“Counsel fees are not mandatory in every action upon a liability or indemnity policy, but rather the trial judge has broad discretion as to when, where, and under what circumstances counsel fees may be proper and the amount to be awarded.” Iafelice ex rel. Wright v. Arpino, 319 N.J. Super. 581, 590 (App. Div. 1999); See also Passaic Valley Sewerage Comm’rs v. St. Paul Fire & Marine Ins. Co., 206 N.J. 596, 619 (2011); Rendine v. Pantzer, 141 N.J. 292 (1995). Szczepanski v. Newcomb Med. Ctr., 141 N.J. 346 (1995). “The judge’s reasons for exercising his discretion should be clearly stated.” Brewster v. Keystone Ins. Co., 238 N.J. Super. 580, 586–87 (App. Div. 1990); See also Walker v. Giuffre, 209 N.J. 124, 148 (2012). A clear statement of reasons is required to permit appellate review of a fee award. See Brewster v. Keystone Ins. Co., supra, 238 N.J. Super. 580, 586–87; Walker v. Giuffre, supra, 209 N.J. at 148.
Recently, in Walker v. Giuffre, supra, 209 N.J. at 129, the New Jersey Supreme Court asserted “that the mechanisms for awarding fees, including contingency enhancements, that we adopted in [Rendine v. Pantzer, 141 N.J. 292 (1995)] shall remain in full force and effect as the governing principles for attorneys’ fee awards made pursuant to fee-shifting provisions in our state statutes and rules.” Id. In Rendine v. Pantzer, supra, 141 N.J. at 334-335, the New Jersey Supreme Court asserted:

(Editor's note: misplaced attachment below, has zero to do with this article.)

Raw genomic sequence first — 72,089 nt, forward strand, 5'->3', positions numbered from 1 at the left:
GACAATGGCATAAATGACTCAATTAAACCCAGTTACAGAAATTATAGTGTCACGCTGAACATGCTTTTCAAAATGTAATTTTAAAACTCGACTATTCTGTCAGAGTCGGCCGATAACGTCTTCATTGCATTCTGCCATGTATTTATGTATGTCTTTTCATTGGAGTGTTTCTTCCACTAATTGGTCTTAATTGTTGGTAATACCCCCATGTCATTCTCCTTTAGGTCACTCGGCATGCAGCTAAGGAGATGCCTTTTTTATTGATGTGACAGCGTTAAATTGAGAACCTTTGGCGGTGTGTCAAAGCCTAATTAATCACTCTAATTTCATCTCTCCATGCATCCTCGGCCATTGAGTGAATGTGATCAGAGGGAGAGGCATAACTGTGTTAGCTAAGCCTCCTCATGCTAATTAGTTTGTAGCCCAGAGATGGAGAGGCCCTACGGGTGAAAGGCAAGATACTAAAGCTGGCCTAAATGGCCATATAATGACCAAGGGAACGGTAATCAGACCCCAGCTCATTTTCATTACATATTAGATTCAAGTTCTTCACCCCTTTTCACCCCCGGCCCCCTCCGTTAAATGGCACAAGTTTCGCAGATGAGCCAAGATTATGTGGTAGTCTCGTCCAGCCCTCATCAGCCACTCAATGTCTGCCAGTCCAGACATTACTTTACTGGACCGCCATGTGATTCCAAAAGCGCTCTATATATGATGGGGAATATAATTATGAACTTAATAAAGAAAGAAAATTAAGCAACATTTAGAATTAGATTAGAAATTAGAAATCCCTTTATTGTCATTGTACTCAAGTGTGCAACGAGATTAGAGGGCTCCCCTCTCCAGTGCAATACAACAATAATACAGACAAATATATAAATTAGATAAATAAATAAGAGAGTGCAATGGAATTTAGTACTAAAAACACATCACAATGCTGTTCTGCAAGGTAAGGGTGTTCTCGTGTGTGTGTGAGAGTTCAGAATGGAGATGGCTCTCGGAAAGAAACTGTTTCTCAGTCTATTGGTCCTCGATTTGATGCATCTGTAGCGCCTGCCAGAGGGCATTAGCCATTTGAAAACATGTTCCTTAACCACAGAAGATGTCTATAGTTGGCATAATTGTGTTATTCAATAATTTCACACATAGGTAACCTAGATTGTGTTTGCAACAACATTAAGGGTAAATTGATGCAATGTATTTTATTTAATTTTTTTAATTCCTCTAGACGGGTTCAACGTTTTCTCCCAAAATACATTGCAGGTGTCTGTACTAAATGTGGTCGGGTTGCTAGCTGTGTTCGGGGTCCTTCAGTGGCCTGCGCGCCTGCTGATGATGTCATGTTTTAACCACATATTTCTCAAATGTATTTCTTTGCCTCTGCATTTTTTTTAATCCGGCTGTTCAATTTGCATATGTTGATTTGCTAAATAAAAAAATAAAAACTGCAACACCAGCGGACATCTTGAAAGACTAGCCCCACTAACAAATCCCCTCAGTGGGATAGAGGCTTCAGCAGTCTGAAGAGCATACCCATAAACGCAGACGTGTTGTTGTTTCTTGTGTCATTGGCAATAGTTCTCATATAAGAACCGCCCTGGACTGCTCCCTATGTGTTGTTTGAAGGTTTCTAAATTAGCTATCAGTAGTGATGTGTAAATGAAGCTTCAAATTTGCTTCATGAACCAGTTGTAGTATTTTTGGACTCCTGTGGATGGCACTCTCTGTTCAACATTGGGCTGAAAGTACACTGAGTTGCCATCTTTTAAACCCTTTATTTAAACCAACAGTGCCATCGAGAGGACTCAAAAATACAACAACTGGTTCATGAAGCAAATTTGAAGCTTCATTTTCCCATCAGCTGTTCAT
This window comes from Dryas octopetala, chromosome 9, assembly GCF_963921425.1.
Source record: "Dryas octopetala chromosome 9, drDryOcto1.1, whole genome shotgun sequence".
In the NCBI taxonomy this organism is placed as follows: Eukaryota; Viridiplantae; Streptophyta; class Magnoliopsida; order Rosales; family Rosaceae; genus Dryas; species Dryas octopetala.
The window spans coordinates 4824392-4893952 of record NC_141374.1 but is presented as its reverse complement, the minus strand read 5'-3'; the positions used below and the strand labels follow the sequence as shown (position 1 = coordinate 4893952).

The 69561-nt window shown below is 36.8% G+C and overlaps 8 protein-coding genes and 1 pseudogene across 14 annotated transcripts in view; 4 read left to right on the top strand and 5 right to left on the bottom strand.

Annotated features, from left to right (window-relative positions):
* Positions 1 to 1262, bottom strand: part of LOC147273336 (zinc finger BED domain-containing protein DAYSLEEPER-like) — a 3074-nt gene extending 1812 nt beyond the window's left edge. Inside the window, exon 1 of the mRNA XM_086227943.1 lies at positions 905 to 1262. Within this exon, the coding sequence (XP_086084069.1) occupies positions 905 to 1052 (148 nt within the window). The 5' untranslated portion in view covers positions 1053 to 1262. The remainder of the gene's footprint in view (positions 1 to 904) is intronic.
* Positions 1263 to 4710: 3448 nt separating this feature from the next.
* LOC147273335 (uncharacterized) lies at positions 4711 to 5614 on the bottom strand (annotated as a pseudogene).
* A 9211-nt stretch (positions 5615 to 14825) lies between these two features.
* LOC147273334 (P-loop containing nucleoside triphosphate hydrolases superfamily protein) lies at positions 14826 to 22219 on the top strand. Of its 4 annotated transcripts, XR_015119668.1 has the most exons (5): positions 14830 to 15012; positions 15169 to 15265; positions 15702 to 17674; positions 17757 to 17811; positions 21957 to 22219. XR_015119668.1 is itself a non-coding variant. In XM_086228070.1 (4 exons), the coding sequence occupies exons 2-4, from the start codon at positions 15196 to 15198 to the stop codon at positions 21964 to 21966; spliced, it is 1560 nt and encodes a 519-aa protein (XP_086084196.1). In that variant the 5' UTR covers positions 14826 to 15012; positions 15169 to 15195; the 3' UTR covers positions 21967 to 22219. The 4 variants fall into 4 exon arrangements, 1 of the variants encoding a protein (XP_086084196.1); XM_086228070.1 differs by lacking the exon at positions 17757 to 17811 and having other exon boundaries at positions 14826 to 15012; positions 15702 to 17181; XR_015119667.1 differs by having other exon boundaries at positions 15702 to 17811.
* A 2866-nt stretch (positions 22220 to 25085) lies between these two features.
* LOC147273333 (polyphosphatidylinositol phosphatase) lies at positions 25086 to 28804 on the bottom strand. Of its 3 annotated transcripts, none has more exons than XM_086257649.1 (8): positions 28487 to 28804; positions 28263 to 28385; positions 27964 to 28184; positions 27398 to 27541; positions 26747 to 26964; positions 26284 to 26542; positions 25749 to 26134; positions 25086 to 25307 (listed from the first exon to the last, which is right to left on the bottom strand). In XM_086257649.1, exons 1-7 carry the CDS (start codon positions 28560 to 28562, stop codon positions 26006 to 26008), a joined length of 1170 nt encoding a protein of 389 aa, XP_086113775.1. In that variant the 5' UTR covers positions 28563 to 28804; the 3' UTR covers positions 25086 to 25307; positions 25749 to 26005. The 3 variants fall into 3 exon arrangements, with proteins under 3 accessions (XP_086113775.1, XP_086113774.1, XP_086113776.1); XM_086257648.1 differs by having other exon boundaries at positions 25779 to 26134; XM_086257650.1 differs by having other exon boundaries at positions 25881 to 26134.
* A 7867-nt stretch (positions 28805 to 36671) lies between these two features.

The first step in the fee-setting process is to determine the ‘lodestar’: the number of hours reasonably expended multiplied by a reasonable hourly rate. In our view, the trial court’s determination of the lodestar amount is the most significant element in the award of a reasonable fee because that function requires the trial court to evaluate carefully and critically the aggregate hours and specific hourly rates advanced by counsel for the prevailing party to support the fee application. Trial court’s should not accept passively the submissions of counsel to support the lodestar amount.
However, “‘It does not follow that the amount of time actually expended is the amount of time reasonably expended.’” Id. (quoting Copeland v. Marshall, 641 F.2d 880, 891 (D.C. Cir. 1980)(emphasis added)). Moreover, “Hours that are not properly billed to one’s client also are not properly billed to one’s adversary. Id. An hourly rate is reasonable if it is consistent with “the prevailing market rates in the relevant community.” Id. at 337. The trial judge must consider whether “the assigned hourly rates are fair, realistic, and accurate.” Id.
Once the trial court sets the lodestar, the court must decide if an increase or a reduction is warranted. Id. at 336–337. As stated in Walker v. Giuffre, supra, 209 N.J. at 133:
As this Court made clear in Rendine, calculating the lodestar is not the end of the inquiry involved in fixing an appropriate award of fees. After the lodestar has been established, the trial court may increase the fee ‘to reflect the risk of nonpayment in all cases in which the attorney’s compensation entirely or substantially is contingent on a successful outcome.’
[Id. (quoting Rendine, supra, 141 N.J. at 337.]
On the other hand, a reduction is required when an “attorney is paid a portion of his or her hourly fee regardless of results.” Rendine, supra, 141 N.J. at 340–41.